Skip to main content

Kansas exhibition features work of Lily Lee

Lily Lee's work, a woven shroud in a desert landscape.
A Shroud for Ermelinda Garza by Lily Lee, photo by Carrie Quinney. Authorities found Garza’s body south of St. George, Utah in 1991. Her murder is unsolved.

An exhibition at the KCKCC Gallery at Kansas City Kansas Community College includes two works by Lily Lee. The pieces are part of Lee’s ongoing Great Basin Murders series. In this series, Lee uses numerical and other data from murder scenes, including GPS coordinates, victims’ measurements, estimated ages and more, to generate weaving patterns. From these patterns, Lee creates memorial shrouds specific to each victim. Recently, Lee partnered with photographer and Boise State graduate Carrie Quinney to photograph Lee’s shrouds placed at crime scenes, or in landscapes reminiscent of the places where victims lay.

Memorial shroud
A Shroud for Ermelinda Garza by Lily Lee.

The exhibition, BECOMING: Womyn Bodies of Trauma, Displacement and Dissidence, will continue through March 12. Karlota I. Contreras-Koterba, director of the Slocumb Galleries at East Tennessee State University, curated the exhibition.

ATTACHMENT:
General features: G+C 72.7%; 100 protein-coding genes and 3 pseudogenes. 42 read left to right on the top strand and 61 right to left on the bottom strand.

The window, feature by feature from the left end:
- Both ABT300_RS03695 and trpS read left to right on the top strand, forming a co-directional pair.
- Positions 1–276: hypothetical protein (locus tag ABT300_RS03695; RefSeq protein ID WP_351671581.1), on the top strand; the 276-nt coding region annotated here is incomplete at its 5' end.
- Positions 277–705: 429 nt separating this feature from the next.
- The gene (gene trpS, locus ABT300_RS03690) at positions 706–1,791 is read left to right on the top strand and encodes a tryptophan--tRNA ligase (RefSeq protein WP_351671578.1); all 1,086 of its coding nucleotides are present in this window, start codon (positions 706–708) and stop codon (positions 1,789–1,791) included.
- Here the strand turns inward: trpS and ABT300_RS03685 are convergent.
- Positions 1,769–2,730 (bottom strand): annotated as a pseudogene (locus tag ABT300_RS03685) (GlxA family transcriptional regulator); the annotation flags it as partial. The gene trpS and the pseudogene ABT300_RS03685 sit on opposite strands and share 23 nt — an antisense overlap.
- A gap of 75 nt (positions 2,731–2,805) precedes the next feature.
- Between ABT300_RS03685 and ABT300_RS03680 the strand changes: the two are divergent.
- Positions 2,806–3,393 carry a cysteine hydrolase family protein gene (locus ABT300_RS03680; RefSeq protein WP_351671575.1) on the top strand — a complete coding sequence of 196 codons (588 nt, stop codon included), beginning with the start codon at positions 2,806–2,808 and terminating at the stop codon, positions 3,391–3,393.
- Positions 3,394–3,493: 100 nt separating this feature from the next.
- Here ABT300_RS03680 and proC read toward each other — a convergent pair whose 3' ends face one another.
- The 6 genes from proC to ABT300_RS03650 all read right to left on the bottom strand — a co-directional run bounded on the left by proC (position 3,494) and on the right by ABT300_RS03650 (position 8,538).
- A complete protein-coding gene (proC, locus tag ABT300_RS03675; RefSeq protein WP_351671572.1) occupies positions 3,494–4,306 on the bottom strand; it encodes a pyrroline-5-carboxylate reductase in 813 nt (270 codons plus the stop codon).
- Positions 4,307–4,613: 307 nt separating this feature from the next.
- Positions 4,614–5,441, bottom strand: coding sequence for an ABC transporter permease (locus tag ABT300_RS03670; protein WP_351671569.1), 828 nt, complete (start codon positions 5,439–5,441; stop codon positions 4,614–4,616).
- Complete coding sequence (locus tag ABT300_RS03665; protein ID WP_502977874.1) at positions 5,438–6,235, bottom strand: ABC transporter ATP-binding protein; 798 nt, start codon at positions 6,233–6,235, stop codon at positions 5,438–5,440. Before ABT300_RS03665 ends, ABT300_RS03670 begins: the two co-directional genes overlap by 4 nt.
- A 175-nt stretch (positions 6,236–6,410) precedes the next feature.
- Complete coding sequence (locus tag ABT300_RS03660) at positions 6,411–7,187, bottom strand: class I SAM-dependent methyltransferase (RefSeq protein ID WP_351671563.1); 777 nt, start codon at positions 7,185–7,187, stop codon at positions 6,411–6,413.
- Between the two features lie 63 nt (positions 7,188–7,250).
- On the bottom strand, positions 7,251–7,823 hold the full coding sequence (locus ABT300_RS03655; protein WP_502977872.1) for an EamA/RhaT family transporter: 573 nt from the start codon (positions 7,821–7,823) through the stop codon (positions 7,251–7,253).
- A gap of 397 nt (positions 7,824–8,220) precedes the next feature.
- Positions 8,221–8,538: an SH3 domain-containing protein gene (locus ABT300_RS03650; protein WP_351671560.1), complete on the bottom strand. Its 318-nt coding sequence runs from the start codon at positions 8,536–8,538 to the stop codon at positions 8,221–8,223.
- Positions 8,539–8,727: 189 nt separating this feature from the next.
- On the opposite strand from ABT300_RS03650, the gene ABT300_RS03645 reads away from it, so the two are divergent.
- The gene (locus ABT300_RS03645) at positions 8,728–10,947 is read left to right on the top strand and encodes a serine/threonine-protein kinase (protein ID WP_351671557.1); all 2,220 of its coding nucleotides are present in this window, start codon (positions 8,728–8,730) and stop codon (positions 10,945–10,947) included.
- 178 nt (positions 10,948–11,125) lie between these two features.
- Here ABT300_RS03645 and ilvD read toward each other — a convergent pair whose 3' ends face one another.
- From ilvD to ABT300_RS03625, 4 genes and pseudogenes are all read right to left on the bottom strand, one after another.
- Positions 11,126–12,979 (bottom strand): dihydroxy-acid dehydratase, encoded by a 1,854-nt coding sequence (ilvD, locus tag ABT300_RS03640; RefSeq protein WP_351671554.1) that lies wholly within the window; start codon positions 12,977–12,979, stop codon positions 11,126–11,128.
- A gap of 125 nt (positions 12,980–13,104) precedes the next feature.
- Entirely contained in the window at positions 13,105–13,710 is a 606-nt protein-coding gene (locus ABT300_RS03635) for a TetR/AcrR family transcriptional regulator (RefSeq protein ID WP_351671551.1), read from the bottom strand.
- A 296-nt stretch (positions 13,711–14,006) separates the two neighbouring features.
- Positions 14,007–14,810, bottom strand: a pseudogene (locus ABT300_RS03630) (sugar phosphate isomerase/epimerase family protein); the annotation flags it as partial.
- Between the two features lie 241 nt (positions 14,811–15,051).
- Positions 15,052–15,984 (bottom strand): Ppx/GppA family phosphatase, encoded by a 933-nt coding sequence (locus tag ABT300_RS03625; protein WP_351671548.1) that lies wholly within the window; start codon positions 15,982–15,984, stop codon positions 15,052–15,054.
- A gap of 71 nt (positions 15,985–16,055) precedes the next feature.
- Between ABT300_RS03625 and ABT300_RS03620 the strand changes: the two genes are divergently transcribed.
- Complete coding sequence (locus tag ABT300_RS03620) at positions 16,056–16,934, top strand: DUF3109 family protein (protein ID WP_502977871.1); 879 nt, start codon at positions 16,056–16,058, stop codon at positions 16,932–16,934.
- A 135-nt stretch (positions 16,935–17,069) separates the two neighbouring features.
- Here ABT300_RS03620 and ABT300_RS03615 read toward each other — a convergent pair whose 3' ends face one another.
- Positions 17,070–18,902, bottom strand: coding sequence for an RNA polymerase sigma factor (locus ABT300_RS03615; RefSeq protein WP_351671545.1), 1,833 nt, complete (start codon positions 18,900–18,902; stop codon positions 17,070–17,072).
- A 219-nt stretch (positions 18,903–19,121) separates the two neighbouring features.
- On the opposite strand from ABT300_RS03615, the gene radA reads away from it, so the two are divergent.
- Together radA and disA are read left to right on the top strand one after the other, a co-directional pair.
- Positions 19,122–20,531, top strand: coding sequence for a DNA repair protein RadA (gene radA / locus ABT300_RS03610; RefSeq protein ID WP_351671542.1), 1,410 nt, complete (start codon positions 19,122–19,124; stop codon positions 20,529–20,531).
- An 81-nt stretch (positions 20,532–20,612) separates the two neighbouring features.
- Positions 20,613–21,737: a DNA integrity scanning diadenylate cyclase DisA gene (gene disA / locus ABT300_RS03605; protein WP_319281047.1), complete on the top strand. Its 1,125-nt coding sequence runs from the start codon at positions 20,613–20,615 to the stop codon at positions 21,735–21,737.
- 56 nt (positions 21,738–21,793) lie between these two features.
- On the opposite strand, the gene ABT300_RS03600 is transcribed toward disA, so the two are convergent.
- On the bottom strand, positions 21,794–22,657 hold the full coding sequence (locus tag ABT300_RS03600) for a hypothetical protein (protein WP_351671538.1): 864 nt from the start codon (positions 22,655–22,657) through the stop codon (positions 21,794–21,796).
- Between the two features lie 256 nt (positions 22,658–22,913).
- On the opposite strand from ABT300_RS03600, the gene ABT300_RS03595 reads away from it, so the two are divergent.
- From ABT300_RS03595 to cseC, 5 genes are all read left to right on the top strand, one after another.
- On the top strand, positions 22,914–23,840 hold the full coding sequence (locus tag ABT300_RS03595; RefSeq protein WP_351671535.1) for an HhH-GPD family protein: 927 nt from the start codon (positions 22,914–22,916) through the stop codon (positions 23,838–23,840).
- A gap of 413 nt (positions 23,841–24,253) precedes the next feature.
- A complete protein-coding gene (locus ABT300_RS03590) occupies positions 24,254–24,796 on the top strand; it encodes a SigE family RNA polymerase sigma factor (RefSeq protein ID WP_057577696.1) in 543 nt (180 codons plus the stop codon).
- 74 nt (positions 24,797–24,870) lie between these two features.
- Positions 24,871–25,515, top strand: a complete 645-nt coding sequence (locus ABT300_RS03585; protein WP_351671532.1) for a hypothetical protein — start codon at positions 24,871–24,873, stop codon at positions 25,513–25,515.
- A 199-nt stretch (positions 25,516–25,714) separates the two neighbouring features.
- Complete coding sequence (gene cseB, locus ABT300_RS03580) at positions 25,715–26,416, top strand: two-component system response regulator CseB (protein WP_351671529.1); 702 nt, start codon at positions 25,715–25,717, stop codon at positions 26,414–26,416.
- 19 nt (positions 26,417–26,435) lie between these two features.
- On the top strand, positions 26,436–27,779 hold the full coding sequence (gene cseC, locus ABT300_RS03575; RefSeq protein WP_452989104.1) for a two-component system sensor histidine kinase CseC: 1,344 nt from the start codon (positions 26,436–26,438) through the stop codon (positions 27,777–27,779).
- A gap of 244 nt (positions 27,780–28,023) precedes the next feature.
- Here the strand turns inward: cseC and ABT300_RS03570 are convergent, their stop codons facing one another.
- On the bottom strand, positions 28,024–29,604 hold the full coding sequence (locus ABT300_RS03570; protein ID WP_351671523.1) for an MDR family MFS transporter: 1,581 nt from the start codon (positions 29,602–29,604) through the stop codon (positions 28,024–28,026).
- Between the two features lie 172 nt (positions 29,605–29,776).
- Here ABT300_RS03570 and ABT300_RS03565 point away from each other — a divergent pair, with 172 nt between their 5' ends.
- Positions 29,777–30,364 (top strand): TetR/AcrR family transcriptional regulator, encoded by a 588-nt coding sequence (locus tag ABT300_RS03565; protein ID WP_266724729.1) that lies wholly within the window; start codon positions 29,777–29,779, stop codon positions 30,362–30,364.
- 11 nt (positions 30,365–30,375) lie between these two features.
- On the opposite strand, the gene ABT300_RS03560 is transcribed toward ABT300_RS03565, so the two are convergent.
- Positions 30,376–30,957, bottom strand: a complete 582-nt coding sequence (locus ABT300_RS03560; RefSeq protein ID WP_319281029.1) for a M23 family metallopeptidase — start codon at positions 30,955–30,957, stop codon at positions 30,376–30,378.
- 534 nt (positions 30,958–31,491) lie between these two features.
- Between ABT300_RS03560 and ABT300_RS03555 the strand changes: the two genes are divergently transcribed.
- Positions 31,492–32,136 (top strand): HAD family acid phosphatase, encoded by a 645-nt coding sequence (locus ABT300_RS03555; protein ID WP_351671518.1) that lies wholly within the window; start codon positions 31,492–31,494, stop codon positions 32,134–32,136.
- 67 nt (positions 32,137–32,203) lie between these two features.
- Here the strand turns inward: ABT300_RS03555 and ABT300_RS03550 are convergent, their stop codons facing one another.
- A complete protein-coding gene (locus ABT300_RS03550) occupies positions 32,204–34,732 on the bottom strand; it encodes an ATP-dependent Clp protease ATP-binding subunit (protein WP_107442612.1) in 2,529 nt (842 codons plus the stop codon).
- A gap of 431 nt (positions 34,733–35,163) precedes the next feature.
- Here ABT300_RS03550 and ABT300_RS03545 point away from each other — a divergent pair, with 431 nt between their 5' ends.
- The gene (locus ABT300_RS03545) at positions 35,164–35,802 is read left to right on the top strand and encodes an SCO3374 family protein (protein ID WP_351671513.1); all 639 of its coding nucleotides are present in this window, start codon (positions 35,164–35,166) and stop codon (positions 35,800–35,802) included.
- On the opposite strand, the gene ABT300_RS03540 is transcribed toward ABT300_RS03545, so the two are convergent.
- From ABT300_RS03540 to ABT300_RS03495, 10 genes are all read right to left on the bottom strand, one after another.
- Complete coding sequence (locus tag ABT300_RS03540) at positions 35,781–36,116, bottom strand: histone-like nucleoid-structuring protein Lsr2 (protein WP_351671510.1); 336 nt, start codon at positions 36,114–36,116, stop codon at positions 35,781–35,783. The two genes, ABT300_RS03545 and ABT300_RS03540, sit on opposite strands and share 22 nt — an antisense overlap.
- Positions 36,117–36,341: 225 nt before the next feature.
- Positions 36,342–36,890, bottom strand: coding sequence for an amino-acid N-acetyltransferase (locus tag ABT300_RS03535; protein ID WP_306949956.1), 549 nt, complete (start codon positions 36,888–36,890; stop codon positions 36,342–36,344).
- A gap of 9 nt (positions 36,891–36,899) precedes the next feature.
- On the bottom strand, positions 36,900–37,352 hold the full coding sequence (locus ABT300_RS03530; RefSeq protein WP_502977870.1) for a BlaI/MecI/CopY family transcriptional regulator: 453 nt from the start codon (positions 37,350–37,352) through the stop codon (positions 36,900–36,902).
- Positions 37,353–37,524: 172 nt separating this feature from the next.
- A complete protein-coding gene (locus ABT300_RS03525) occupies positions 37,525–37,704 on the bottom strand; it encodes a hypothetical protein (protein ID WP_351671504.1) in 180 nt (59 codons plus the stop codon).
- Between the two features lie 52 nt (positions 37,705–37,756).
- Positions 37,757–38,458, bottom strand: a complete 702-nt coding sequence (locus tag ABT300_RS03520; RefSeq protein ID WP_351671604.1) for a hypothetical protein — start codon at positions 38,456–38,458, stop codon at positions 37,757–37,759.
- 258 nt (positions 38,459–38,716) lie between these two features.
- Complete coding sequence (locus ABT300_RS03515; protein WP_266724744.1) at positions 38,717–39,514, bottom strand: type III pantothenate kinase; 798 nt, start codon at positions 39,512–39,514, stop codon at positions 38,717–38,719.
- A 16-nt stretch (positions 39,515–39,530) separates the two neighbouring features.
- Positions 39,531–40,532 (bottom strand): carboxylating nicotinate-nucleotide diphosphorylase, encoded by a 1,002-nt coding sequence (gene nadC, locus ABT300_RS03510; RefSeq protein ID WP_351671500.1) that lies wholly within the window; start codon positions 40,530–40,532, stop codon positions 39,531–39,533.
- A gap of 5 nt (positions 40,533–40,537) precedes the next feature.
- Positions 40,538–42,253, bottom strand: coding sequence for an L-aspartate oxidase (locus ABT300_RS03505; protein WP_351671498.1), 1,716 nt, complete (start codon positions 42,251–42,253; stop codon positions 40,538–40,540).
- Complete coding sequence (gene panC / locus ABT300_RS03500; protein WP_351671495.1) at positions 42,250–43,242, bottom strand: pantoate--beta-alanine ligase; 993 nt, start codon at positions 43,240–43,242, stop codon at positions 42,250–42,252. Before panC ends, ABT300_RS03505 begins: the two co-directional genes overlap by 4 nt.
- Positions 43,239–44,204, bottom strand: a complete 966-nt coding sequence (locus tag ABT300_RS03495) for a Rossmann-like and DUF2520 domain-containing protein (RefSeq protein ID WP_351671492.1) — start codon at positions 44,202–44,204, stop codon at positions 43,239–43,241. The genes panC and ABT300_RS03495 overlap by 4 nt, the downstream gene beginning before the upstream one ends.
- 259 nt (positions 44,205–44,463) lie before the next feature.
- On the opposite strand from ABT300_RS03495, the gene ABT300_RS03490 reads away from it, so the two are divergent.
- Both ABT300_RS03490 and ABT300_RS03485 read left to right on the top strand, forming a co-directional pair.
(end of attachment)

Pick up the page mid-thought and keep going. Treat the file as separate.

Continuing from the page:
The Shroud of I-90 Jane Doe by Lily Lee, photo by Carrie Quinney. Authorities found Jane Doe in 1992 in a ditch along I-90 near Sheridan, Wyoming. She was about 10 weeks pregnant when she died. In May 2020, Clark Perry Baldwin, a truck driver from Iowa was arrested for the deaths of I-90 Jane Doe and Bitter Creek Betty (another victim memorialized by Lee) based on DNA evidence found on both victims.
memorial shroud
The Shroud of I-90 Jane Doe by Lily Lee.

Jose Ardivilla, a Fulbright scholar at Texas Tech University wrote the essay, Monuments to Trauma, for the exhibition catalogue. About Lee’s work Ardvilla wrote: “Trauma is a reshaping. Photography as documentation of violence is also used by Lily Lee, but for her it is a double reconstruction. Lee reconstructs scenes of crimes against artists with fiber installation. To compound that reconstruction, she takes photos of her reclaiming of such spaces as an indictment against the many unresolved cases at these Midwest water basins. These photographs are a reshaping of the last moments of these artists which goes beyond a mere capturing by police photography. These are hauntings of a blighted landscape that is watered by blood of artists.”